Professional management handles having to maintain a property as a landlord which can be extremely time-consuming and if outsourced can take a large chunk out of those excess returns. Similarly, sourcing deals as an individual investor can result in your capital being underutilized and you may get inferior quality deals. Most importantly, when things go wrong (ex: tenant/borrower stops making payments), you need to move quickly and involve the right parties to mitigate losses. This is something that is best left to experts, as the average person will not be equipped to navigate this properly.

Diversification is critical as directly funding a mortgage or buying a property concentrates your risk into a single property, which exposes you to idiosyncratic risks (ex: that housing market, that borrower, etc.) versus being an investor in a mortgage fund means you are taking a small piece of every mortgage in the portfolio.

Hortz: How are your mortgage underwriting processes and technology different from mainstream banks and other financing firms? Why do you characterize your offering as “modern mortgage investing”?

Leduc: We apply a more holistic risk management approach to protect capital where strategic conditioning and proactive portfolio management help keep loan losses to a minimum. Most lenders lend mainly on property value and react to defaults instead of anticipating them. We fully underwrite the deal to ensure both the property and borrowers can service the deal. By monitoring deals through to maturity, we identify and manage potential risks before a default can occur.

For example, we place a heavy emphasis on the exit strategy of the borrower and how viable it is. Since we operate a mortgage brokerage, we can look at a deal’s exit more objectively than other lenders. Using our in-house auto-adjudication and optimization algorithms to model expected losses and the exit, we are able to properly capture the entire deal’s true risk profile. A private mortgage is always meant to be a temporary solution to a bad situation and we want to ensure the transaction is beneficial to both us and the borrower by ensuring there is a clear way out.

By leveraging our technology, we can also streamline the entire back office which cuts down on costs and allows us to service a large portfolio of residential mortgage loans with minimal overhead. In turn, that lets us pass back those savings through higher returns we can pay our investors.

The combination of our more expansive portfolio and risk management mindset along with our technology applications comprise our view of a more modern mortgage investing offering.

Hortz: How can U.S. and Canadian investors access your alternative income vehicles?

Leduc: For privately held MICs (like Perch Capital), these are typically off-market financial investments. To invest in these vehicles, Canadian investors have to go through an exempt market dealer or eligible wealth advisors, which are independent third parties that will assess the suitability of the investment for them and then establish how much they are eligible to invest.

US investors are restricted to institutional, family office and Upper High Net Worth US investors with a $1million+ minimum. Access is through our site (perchcapital.ca) by filling out form “How to invest” or by emailing investors@perchcapital.ca.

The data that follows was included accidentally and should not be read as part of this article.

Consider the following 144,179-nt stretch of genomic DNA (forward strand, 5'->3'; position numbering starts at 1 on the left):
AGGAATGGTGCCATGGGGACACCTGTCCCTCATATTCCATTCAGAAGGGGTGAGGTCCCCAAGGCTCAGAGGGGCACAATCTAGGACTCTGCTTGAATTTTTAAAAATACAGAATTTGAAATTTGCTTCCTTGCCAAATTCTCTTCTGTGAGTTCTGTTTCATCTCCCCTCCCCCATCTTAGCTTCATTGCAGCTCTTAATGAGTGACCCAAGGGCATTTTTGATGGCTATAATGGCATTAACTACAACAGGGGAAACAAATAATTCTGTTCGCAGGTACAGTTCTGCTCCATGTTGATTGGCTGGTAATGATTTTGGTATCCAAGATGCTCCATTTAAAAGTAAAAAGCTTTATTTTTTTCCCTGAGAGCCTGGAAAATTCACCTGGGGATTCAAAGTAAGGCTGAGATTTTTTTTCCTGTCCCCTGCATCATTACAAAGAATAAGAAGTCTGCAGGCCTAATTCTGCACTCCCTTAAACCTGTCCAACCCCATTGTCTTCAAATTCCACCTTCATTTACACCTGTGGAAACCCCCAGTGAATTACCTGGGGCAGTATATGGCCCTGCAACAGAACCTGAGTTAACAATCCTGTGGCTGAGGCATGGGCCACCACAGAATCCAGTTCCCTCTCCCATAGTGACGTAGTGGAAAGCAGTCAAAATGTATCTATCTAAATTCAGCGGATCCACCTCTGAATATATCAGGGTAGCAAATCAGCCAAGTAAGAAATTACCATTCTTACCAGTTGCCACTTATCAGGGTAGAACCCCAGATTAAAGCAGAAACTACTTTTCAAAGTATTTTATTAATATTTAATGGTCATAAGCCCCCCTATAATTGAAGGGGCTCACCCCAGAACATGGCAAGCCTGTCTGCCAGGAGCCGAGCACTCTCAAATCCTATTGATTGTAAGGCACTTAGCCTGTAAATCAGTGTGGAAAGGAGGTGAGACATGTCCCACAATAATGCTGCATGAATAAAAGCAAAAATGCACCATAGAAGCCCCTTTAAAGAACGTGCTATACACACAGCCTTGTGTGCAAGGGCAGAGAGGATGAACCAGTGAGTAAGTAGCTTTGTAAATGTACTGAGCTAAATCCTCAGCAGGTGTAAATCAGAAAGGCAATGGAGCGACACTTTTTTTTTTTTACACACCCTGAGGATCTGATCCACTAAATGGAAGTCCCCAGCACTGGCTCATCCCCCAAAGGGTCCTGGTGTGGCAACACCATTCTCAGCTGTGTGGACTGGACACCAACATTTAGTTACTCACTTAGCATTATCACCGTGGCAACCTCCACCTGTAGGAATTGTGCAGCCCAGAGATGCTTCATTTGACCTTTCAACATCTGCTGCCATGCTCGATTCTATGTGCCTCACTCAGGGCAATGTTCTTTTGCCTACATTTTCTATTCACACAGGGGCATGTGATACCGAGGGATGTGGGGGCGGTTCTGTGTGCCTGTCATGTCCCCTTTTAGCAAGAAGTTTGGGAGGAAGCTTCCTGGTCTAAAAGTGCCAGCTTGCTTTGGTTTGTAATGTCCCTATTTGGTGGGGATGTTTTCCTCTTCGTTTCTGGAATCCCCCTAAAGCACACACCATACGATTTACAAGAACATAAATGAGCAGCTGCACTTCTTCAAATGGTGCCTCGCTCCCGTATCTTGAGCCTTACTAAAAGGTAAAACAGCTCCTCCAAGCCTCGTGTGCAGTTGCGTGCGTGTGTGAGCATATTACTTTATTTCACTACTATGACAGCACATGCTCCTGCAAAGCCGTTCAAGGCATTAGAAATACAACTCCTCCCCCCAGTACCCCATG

Hortz: What thoughts can you share with advisors and asset allocators on how to position MICs in their client portfolios?

Leduc: Alternative investments are generally being recommended to make up 10-30% of someone’s portfolio, so naturally asset allocators are busy trying to find the right investments that they can recommend to fill that bucket. As with any investment, it will differ based on the client’s needs, but generally, a MIC will make a strong use case under scenarios such as:

  • Stable returns and capital preservation are important to your client.
  • The client needs monthly income from their portfolio to pay for their lifestyle.
  • The funds are not required to potentially be liquidated within the next year.
  • A client wants to migrate out of active management in real estate (ex: they manage many properties) but does not want to exit real estate as an asset class or income source.

The Institute for Innovation Development is an educational and business development catalyst for growth-oriented financial advisors and financial services firms determined to lead their businesses in an operating environment of accelerating business and cultural change. We operate as a business innovation platform and educational resource with FinTech and financial services firm members to openly share their unique perspectives and activities. The goal is to build awareness and stimulate open thought leadership discussions on new or evolving industry approaches and thinking to facilitate next-generation growth, differentiation and unique client/community engagement strategies. The institute was launched with the support and foresight of our founding sponsors — Ultimus Fund Solutions, NASDAQ, FLX Networks, TIFIN, Advisorpedia, Pershing, Fidelity, Voya Financial and Charter Financial Publishing (publisher of Financial Advisor and Private Wealth magazines).

Disclaimer: Nothing contained herein constitutes investment advice or the recommendation of or the offer to sell or the solicitation of an offer to buy or invest in any specific investment product or service. Before investing you should carefully consider the Mortgage Investment Corporation’s investment objectives, risks, charges and expenses. This and other information can be obtained by contacting Perch Capital or by emailing investors@perchcapital.ca. Please read all information carefully before you invest. Investing involves risk including the possible loss of principal.

The views and opinions expressed herein are the views and opinions of the author and do not necessarily reflect those of Nasdaq, Inc.